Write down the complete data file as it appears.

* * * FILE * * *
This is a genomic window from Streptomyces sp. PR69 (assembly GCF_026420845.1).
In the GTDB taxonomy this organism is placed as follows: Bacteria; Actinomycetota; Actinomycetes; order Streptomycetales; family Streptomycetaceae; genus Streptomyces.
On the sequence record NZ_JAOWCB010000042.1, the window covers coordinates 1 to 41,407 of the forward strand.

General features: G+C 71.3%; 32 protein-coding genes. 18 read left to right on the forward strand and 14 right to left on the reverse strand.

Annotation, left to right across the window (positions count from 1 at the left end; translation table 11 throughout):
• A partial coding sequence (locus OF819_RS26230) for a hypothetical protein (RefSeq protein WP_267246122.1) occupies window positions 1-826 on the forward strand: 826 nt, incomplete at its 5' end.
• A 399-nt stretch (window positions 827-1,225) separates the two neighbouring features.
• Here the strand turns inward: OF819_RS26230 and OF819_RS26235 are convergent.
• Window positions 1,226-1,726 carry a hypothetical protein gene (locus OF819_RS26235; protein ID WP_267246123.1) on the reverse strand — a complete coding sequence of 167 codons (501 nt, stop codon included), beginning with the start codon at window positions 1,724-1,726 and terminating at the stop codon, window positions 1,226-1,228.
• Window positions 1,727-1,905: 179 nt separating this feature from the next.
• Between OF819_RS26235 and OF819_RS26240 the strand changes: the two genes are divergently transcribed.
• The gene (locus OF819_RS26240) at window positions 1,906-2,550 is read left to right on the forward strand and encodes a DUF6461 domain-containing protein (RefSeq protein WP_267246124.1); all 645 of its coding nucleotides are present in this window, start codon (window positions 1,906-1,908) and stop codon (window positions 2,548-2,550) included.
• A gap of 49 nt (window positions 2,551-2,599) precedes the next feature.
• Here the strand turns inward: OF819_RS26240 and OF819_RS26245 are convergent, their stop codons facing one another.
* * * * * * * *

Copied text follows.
This is a genomic window from Streptomyces sp. PR69 (assembly GCF_026420845.1).
In the GTDB taxonomy this organism is placed as follows: Bacteria; Actinomycetota; Actinomycetes; order Streptomycetales; family Streptomycetaceae; genus Streptomyces.
On the sequence record NZ_JAOWCB010000042.1, the window covers coordinates 1 to 41,407 of the forward strand.

General features: G+C 71.3%; 32 protein-coding genes. 18 read left to right on the forward strand and 14 right to left on the reverse strand.

Annotation, left to right across the window (positions count from 1 at the left end; translation table 11 throughout):
• A partial coding sequence (locus OF819_RS26230) for a hypothetical protein (RefSeq protein WP_267246122.1) occupies window positions 1-826 on the forward strand: 826 nt, incomplete at its 5' end.
• A 399-nt stretch (window positions 827-1,225) separates the two neighbouring features.
• Here the strand turns inward: OF819_RS26230 and OF819_RS26235 are convergent.
• Window positions 1,226-1,726 carry a hypothetical protein gene (locus OF819_RS26235; protein ID WP_267246123.1) on the reverse strand — a complete coding sequence of 167 codons (501 nt, stop codon included), beginning with the start codon at window positions 1,724-1,726 and terminating at the stop codon, window positions 1,226-1,228.
• Window positions 1,727-1,905: 179 nt separating this feature from the next.
• Between OF819_RS26235 and OF819_RS26240 the strand changes: the two genes are divergently transcribed.
• The gene (locus OF819_RS26240) at window positions 1,906-2,550 is read left to right on the forward strand and encodes a DUF6461 domain-containing protein (RefSeq protein WP_267246124.1); all 645 of its coding nucleotides are present in this window, start codon (window positions 1,906-1,908) and stop codon (window positions 2,548-2,550) included.
• A gap of 49 nt (window positions 2,551-2,599) precedes the next feature.
• Here the strand turns inward: OF819_RS26240 and OF819_RS26245 are convergent, their stop codons facing one another.